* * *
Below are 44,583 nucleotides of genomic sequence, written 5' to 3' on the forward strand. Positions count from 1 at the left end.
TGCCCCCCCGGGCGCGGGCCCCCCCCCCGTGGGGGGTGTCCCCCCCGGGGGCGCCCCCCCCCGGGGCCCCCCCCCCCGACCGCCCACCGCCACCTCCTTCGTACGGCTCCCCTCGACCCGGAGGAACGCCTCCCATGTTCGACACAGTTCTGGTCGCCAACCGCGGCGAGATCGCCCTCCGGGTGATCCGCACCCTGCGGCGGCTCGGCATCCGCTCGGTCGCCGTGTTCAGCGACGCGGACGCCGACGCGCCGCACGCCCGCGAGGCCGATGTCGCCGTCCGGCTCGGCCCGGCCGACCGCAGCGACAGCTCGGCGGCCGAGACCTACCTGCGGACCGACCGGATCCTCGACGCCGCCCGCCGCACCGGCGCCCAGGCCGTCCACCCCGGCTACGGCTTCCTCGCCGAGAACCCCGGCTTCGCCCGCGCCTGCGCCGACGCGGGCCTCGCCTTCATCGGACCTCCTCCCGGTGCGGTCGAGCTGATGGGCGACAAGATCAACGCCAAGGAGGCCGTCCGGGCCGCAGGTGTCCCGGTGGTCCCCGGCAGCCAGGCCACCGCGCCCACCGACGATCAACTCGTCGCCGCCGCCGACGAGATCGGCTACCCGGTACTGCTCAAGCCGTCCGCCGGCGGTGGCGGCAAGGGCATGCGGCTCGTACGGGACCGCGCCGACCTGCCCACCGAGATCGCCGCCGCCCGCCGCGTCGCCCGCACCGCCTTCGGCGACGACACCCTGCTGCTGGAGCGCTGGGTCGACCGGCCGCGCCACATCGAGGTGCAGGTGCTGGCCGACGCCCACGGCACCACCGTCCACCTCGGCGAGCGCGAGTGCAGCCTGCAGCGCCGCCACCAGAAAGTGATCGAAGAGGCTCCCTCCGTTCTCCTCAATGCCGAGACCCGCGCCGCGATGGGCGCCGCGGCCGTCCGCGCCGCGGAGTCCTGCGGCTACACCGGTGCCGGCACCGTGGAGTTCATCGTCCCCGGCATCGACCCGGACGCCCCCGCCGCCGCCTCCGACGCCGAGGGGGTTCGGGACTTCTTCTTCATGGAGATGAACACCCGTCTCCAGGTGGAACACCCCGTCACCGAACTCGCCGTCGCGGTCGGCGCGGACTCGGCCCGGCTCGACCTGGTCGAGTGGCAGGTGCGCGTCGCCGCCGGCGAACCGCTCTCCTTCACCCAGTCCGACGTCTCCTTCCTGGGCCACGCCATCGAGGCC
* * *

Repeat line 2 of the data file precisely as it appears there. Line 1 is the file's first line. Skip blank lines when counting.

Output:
TGCCCCCCCGGGCGCGGGCCCCCCCCCCGTGGGGGGTGTCCCCCCCGGGGGCGCCCCCCCCCGGGGCCCCCCCCCCCGACCGCCCACCGCCACCTCCTTCGTACGGCTCCCCTCGACCCGGAGGAACGCCTCCCATGTTCGACACAGTTCTGGTCGCCAACCGCGGCGAGATCGCCCTCCGGGTGATCCGCACCCTGCGGCGGCTCGGCATCCGCTCGGTCGCCGTGTTCAGCGACGCGGACGCCGACGCGCCGCACGCCCGCGAGGCCGATGTCGCCGTCCGGCTCGGCCCGGCCGACCGCAGCGACAGCTCGGCGGCCGAGACCTACCTGCGGACCGACCGGATCCTCGACGCCGCCCGCCGCACCGGCGCCCAGGCCGTCCACCCCGGCTACGGCTTCCTCGCCGAGAACCCCGGCTTCGCCCGCGCCTGCGCCGACGCGGGCCTCGCCTTCATCGGACCTCCTCCCGGTGCGGTCGAGCTGATGGGCGACAAGATCAACGCCAAGGAGGCCGTCCGGGCCGCAGGTGTCCCGGTGGTCCCCGGCAGCCAGGCCACCGCGCCCACCGACGATCAACTCGTCGCCGCCGCCGACGAGATCGGCTACCCGGTACTGCTCAAGCCGTCCGCCGGCGGTGGCGGCAAGGGCATGCGGCTCGTACGGGACCGCGCCGACCTGCCCACCGAGATCGCCGCCGCCCGCCGCGTCGCCCGCACCGCCTTCGGCGACGACACCCTGCTGCTGGAGCGCTGGGTCGACCGGCCGCGCCACATCGAGGTGCAGGTGCTGGCCGACGCCCACGGCACCACCGTCCACCTCGGCGAGCGCGAGTGCAGCCTGCAGCGCCGCCACCAGAAAGTGATCGAAGAGGCTCCCTCCGTTCTCCTCAATGCCGAGACCCGCGCCGCGATGGGCGCCGCGGCCGTCCGCGCCGCGGAGTCCTGCGGCTACACCGGTGCCGGCACCGTGGAGTTCATCGTCCCCGGCATCGACCCGGACGCCCCCGCCGCCGCCTCCGACGCCGAGGGGGTTCGGGACTTCTTCTTCATGGAGATGAACACCCGTCTCCAGGTGGAACACCCCGTCACCGAACTCGCCGTCGCGGTCGGCGCGGACTCGGCCCGGCTCGACCTGGTCGAGTGGCAGGTGCGCGTCGCCGCCGGCGAACCGCTCTCCTTCACCCAGTCCGACGTCTCCTTCCTGGGCCACGCCATCGAGGCC